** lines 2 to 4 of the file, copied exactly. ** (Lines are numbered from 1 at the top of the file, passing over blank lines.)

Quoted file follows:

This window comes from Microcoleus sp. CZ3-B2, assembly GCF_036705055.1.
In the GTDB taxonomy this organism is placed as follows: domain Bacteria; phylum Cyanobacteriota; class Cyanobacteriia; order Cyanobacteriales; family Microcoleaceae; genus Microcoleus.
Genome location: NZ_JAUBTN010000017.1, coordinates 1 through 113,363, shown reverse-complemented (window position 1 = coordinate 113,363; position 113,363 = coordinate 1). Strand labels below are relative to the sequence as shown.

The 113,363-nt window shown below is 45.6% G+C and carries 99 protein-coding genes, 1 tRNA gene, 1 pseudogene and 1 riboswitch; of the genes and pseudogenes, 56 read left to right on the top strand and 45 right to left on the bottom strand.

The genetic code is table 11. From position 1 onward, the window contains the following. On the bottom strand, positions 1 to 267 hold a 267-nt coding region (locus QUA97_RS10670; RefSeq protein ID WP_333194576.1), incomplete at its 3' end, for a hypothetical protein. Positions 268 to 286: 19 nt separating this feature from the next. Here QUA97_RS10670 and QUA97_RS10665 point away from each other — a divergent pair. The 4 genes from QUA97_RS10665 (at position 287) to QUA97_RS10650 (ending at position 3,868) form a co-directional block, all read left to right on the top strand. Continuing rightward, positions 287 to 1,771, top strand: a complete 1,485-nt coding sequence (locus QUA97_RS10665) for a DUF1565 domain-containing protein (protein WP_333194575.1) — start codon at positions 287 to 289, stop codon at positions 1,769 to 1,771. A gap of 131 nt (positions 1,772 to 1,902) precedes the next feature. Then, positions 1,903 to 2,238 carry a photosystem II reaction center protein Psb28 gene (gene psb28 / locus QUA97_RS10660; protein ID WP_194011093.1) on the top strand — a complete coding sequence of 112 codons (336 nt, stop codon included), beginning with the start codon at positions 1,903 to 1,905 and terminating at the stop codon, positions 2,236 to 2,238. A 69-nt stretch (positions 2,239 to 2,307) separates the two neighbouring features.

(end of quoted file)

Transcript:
In the GTDB taxonomy this organism is placed as follows: domain Bacteria; phylum Cyanobacteriota; class Cyanobacteriia; order Cyanobacteriales; family Microcoleaceae; genus Microcoleus.
Genome location: NZ_JAUBTN010000017.1, coordinates 1 through 113,363, shown reverse-complemented (window position 1 = coordinate 113,363; position 113,363 = coordinate 1). Strand labels below are relative to the sequence as shown.

The 113,363-nt window shown below is 45.6% G+C and carries 99 protein-coding genes, 1 tRNA gene, 1 pseudogene and 1 riboswitch; of the genes and pseudogenes, 56 read left to right on the top strand and 45 right to left on the bottom strand.